By Ramsey Cox - 01/30/12 10:00 AM EST
As one of the most outspoken freshmen, Rep. Joe Walsh (R-Ill.) ruffled many political feathers in 2011. But he said his focus this year is on defeating President Obama.
“Our objective has to be respectfully to remove [Obama] from the White House,” Walsh said. “I don’t care if it’s Romney, Santorum, Gingrich, Paul … whoever our nominee is, every independent and Republican has to get together and run through a wall for that nominee, and I think that’s going to happen.”
Walsh said he doesn’t believe endorsements by politicians matter because the voters should decide the Republican nominee, even if they decide it’s the most centrist of the remaining candidates — former Massachusetts Gov. Mitt Romney.
Walsh said the media miss the fact that defeating Obama is a unifying factor for the splintered Republican Party.
“I am a Tea Party conservative first and I tell all the Tea Party crowds I’m in front of, ‘Look, Mitt Romney may not be your cup of tea, he may not be conservative enough but if he’s the guy, you’re going to hold my hand and we’re going to get him elected’ and generally the movement understands that,” he said.
Walsh said the Tea Party is growing every day and will continue to affect the political landscape.
“[The Tea Party is] the quiet, silent majority and if Romney isn’t Joe Walsh when it comes to being the Tea Party conservative, the influence of the Tea Party is seen in what Mitt Romney says,” Walsh said. “He’s going to repeal ObamaCare, he’s going to cut and simplify taxes, he’s going to cut government spending and regulations, he’s going to do everything the Tea Party movement is saying has to be done. So whether he’s our picture-perfect candidate, the influence of the movement is in what he will do, and the movement will continue to get conservatives elected to the House and Senate.”
Although House Minority Leader Nancy Pelosi (D-Calif.) has predicted Democrats will regain control of the House in November, Walsh said he “can’t fathom” that happening.
“In the two years that [Pelosi] was in charge of the House and President Obama was the president, they increased the debt and the deficit like never before,” Walsh said. “There is no way this country wants to go back to that, even if they’re upset with some of us Republicans who’ve been very outspoken in how bad things are right now and what we have to do to make things better.”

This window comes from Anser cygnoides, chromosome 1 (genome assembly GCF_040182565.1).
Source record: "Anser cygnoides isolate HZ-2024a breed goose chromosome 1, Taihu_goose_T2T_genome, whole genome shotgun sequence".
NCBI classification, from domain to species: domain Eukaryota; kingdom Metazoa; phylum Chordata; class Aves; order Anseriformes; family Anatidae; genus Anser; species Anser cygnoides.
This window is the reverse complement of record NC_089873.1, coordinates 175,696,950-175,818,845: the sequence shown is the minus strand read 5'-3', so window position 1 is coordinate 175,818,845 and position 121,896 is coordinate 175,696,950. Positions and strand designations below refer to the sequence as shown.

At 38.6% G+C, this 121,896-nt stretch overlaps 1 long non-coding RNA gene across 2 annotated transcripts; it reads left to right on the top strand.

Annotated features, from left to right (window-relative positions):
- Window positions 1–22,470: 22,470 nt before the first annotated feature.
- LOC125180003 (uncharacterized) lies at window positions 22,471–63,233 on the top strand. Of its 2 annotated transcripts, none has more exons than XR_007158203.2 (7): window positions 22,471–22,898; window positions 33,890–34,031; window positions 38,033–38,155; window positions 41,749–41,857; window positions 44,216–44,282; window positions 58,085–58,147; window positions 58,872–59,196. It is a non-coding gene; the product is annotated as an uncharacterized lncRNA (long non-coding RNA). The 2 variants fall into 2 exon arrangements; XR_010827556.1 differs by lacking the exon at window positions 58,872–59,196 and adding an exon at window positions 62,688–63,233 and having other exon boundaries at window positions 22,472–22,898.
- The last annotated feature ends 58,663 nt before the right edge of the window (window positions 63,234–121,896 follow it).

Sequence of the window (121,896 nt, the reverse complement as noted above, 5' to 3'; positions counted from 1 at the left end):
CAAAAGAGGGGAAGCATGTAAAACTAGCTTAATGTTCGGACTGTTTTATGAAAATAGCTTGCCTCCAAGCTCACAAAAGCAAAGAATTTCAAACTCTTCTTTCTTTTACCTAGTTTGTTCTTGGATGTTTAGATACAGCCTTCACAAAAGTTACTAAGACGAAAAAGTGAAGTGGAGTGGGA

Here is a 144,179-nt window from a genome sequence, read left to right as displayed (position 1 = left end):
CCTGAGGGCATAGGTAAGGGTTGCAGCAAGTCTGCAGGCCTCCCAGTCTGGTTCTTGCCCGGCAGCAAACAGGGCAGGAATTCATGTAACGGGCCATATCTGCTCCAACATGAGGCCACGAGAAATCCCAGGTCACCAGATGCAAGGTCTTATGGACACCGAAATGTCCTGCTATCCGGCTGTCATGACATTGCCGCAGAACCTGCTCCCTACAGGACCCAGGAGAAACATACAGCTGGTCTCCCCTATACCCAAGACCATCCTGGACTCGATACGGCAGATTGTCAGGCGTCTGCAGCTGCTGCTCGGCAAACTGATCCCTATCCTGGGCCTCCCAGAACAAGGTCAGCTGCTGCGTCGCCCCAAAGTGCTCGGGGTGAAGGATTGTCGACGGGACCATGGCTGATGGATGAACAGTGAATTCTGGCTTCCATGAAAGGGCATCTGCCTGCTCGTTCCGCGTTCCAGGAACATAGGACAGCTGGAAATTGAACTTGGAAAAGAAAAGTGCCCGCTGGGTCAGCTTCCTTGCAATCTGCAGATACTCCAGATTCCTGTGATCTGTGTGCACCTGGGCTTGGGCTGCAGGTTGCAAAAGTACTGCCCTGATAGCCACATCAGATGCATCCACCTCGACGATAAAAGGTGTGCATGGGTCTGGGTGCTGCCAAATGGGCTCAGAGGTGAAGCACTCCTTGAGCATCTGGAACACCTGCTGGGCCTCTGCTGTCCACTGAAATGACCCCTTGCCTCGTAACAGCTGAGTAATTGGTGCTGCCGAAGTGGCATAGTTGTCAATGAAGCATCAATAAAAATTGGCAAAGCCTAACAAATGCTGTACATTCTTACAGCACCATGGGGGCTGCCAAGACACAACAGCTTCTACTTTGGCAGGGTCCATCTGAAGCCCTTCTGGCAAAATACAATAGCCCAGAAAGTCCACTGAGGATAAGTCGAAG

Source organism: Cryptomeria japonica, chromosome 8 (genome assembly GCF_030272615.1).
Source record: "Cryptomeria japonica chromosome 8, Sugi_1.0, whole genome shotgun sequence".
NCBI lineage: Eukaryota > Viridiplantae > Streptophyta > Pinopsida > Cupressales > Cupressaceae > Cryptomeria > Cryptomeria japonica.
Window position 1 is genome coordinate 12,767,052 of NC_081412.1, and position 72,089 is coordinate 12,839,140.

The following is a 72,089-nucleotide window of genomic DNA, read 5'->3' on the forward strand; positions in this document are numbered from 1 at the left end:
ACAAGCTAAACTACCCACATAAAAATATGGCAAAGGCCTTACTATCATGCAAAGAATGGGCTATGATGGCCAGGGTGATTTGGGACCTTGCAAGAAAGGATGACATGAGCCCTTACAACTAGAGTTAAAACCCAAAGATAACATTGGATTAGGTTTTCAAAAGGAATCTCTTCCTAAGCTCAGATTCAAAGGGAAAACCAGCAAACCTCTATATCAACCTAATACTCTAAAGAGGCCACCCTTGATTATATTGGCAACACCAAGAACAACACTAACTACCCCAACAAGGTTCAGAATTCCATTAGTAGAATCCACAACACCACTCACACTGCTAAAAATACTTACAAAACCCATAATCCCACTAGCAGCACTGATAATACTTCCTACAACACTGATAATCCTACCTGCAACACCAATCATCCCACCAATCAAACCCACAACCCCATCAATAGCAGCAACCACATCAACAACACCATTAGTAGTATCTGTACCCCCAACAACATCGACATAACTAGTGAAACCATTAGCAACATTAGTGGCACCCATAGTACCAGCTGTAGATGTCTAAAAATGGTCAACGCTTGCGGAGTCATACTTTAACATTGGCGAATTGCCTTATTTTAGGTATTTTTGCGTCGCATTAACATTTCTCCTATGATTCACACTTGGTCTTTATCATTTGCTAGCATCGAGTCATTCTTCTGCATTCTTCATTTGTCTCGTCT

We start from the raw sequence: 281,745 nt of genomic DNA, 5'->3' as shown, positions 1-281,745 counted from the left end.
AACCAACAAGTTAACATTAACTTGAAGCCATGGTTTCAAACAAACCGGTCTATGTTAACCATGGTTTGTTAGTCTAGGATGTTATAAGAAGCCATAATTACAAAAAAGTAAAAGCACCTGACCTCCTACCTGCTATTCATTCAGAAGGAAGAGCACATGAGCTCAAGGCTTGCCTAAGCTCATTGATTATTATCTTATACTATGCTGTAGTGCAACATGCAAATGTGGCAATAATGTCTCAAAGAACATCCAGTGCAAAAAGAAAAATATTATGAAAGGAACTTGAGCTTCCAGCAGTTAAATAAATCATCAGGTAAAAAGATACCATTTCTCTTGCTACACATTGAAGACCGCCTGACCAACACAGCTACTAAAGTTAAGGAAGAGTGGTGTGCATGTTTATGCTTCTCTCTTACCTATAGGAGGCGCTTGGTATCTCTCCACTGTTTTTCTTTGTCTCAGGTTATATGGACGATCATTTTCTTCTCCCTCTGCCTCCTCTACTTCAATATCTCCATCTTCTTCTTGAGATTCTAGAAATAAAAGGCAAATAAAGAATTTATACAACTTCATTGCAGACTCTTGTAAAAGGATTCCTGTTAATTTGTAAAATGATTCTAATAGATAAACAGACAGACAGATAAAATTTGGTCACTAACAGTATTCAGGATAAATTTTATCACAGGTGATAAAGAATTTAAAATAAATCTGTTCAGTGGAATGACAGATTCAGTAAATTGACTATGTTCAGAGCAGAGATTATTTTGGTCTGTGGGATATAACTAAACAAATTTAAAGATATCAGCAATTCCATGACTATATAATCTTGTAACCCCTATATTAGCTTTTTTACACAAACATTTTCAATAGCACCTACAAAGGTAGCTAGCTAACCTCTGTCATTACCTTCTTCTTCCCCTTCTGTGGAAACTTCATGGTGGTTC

Walsh faces a tough reelection fight of his own. After redistricting, Walsh’s district became even more Democratic through the addition of most of the northwestern Chicago suburbs.
During his 2010 campaign, Walsh received no party support and barely won the seat, with only 290 votes more than his Democratic opponent, then-Rep. Melissa Bean. This year, despite being critical of leadership in the past, Walsh expects party support in a district that might be viewed by others as a lost cause.
“I have all the confidence in the world as a sitting member of Congress that I will be fully supported by my party,” Walsh said. “Us retaining the House is crucial and again this should be a very easy election for people. … If you like the direction this president is taking the country, and respectfully, if you want Nancy Pelosi back in the House, then get rid of me. If you don’t want to turn the keys of Washington over to Democrats again then this is an easy vote. … No one should be confused about what they want, even in that district.”
Walsh also will have to battle through concerns about being nearly $120,000 in arrears on child support payments to his former wife for their three children.
Walsh said last year frustrated him because he came to Washington to change the way this town does business but institutional barriers have made that difficult.
Despite that, Walsh said he has accomplished something.
“When I was asked during the campaign what I was going to do in Washington, I told people I was going to come here and scream from the mountaintop,” Walsh said. “A year ago nobody knew who Joe Walsh was, now everybody does.”
This week Walsh will have another opportunity to scream from his mountaintop at Thursday’s hearing of the House Oversight and Government Reform Committee, where Attorney General Eric Holder will testify on Operation Fast and Furious — a controversy Walsh said is grounds for Holder’s resignation.
“What he knew, when he knew it, why he didn’t know certain things — those are all important things and those are all troubling,” Walsh said. “I called for him to step down because this was one of the most outrageous programs that an aspect of our government approved, and somebody has to be accountable for that. It happened under his department so that alone to me is enough for him to step down.”